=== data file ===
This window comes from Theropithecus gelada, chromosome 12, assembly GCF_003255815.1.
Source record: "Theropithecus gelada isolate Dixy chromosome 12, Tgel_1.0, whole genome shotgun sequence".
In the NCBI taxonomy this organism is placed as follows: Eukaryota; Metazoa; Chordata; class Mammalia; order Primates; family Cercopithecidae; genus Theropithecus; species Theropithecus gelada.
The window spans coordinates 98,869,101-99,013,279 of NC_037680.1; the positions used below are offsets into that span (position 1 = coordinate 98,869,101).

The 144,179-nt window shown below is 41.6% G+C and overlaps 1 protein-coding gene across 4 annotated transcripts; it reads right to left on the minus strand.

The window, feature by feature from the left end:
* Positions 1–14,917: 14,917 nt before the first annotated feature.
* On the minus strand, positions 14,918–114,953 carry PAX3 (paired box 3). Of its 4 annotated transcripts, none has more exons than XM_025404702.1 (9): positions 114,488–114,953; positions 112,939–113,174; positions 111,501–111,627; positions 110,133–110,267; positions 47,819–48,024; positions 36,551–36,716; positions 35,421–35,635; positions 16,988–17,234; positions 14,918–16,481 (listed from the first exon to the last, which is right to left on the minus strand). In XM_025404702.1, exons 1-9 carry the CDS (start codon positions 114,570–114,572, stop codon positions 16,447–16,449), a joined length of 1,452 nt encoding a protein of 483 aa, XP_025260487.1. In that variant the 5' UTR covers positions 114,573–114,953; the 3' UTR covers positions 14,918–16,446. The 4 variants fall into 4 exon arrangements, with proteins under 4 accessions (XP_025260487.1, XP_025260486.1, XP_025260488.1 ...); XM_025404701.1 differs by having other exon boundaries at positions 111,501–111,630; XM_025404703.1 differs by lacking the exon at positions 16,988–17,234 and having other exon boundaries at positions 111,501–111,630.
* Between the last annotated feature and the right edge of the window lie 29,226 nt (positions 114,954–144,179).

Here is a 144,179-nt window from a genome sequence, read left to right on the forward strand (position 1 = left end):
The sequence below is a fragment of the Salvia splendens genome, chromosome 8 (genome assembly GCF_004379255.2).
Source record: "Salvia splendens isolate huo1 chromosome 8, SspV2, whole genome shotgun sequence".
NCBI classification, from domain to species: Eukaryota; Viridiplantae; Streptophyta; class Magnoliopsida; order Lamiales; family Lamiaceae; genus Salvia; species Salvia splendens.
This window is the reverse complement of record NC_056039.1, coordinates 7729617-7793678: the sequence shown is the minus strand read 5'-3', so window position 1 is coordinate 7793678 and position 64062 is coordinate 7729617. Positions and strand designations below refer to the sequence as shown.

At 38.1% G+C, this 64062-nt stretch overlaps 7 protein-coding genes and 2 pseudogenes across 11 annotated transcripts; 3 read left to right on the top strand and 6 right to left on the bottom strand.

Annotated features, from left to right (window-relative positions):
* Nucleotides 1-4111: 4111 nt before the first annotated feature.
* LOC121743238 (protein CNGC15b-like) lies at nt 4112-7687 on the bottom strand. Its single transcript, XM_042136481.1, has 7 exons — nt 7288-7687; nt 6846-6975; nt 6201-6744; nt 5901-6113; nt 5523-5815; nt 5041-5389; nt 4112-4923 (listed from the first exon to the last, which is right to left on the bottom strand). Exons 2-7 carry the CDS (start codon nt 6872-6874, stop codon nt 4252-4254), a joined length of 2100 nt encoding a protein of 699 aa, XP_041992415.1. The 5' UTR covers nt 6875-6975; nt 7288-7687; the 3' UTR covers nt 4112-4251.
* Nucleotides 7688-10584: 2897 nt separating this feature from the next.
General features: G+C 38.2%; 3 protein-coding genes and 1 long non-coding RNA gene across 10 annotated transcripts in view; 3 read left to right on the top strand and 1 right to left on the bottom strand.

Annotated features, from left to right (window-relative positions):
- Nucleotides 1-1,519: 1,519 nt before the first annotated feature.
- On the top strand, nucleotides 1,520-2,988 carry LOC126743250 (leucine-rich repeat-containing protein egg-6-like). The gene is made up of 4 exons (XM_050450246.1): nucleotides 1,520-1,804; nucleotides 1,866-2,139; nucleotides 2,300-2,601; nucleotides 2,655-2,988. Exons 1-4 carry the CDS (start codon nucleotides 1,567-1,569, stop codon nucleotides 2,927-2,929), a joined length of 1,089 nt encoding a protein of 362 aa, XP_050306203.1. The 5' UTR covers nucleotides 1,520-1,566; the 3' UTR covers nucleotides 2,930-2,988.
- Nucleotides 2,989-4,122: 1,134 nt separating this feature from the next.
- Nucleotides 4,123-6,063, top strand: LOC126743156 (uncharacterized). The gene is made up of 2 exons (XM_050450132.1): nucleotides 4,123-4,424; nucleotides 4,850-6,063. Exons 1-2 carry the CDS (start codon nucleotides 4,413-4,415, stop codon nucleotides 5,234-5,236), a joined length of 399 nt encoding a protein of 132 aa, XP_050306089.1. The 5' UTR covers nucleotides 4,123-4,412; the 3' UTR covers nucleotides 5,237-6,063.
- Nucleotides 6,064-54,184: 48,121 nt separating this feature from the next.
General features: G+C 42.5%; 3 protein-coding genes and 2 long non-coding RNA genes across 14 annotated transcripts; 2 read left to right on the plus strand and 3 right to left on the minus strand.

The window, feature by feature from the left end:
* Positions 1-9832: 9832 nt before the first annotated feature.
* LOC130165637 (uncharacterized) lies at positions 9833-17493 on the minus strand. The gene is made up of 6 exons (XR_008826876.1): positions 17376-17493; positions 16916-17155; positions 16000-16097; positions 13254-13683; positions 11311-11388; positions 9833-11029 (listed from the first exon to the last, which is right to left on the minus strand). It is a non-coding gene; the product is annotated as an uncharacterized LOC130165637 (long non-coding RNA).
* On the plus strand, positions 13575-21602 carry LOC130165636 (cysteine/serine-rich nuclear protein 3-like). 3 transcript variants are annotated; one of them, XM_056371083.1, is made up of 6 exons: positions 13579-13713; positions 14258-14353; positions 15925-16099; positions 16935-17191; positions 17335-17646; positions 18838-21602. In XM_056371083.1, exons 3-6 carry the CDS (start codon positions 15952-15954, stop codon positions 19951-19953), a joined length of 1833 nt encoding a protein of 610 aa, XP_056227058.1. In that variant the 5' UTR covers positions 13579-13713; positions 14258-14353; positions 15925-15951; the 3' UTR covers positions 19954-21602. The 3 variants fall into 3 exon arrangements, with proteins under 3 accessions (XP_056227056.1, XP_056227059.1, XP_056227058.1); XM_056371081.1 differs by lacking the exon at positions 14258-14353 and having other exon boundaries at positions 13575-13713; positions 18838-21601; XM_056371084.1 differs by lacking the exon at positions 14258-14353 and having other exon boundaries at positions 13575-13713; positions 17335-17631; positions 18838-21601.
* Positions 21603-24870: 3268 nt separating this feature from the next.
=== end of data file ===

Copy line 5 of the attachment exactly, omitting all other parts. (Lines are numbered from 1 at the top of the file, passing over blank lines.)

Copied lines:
The 144,179-nt window shown below is 41.6% G+C and overlaps 1 protein-coding gene across 4 annotated transcripts; it reads right to left on the minus strand.